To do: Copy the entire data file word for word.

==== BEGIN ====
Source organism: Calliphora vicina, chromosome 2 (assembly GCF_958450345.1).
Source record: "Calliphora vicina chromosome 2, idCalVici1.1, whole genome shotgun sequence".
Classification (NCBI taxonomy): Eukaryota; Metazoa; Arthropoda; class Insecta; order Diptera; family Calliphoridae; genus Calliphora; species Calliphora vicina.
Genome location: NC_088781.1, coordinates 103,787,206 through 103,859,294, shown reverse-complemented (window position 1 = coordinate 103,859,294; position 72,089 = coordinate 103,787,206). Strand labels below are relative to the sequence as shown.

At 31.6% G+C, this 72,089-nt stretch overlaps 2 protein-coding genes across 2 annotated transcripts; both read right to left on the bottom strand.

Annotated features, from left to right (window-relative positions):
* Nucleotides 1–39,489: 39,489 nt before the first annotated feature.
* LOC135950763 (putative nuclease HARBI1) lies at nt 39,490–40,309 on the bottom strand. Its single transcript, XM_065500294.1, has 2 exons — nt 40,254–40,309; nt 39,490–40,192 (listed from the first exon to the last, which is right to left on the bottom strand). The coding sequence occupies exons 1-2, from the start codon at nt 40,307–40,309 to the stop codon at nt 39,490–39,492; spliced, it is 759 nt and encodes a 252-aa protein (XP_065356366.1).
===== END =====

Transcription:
Source organism: Calliphora vicina, chromosome 2 (assembly GCF_958450345.1).
Source record: "Calliphora vicina chromosome 2, idCalVici1.1, whole genome shotgun sequence".
Classification (NCBI taxonomy): Eukaryota; Metazoa; Arthropoda; class Insecta; order Diptera; family Calliphoridae; genus Calliphora; species Calliphora vicina.
Genome location: NC_088781.1, coordinates 103,787,206 through 103,859,294, shown reverse-complemented (window position 1 = coordinate 103,859,294; position 72,089 = coordinate 103,787,206). Strand labels below are relative to the sequence as shown.

At 31.6% G+C, this 72,089-nt stretch overlaps 2 protein-coding genes across 2 annotated transcripts; both read right to left on the bottom strand.

Annotated features, from left to right (window-relative positions):
* Nucleotides 1–39,489: 39,489 nt before the first annotated feature.
* LOC135950763 (putative nuclease HARBI1) lies at nt 39,490–40,309 on the bottom strand. Its single transcript, XM_065500294.1, has 2 exons — nt 40,254–40,309; nt 39,490–40,192 (listed from the first exon to the last, which is right to left on the bottom strand). The coding sequence occupies exons 1-2, from the start codon at nt 40,307–40,309 to the stop codon at nt 39,490–39,492; spliced, it is 759 nt and encodes a 252-aa protein (XP_065356366.1).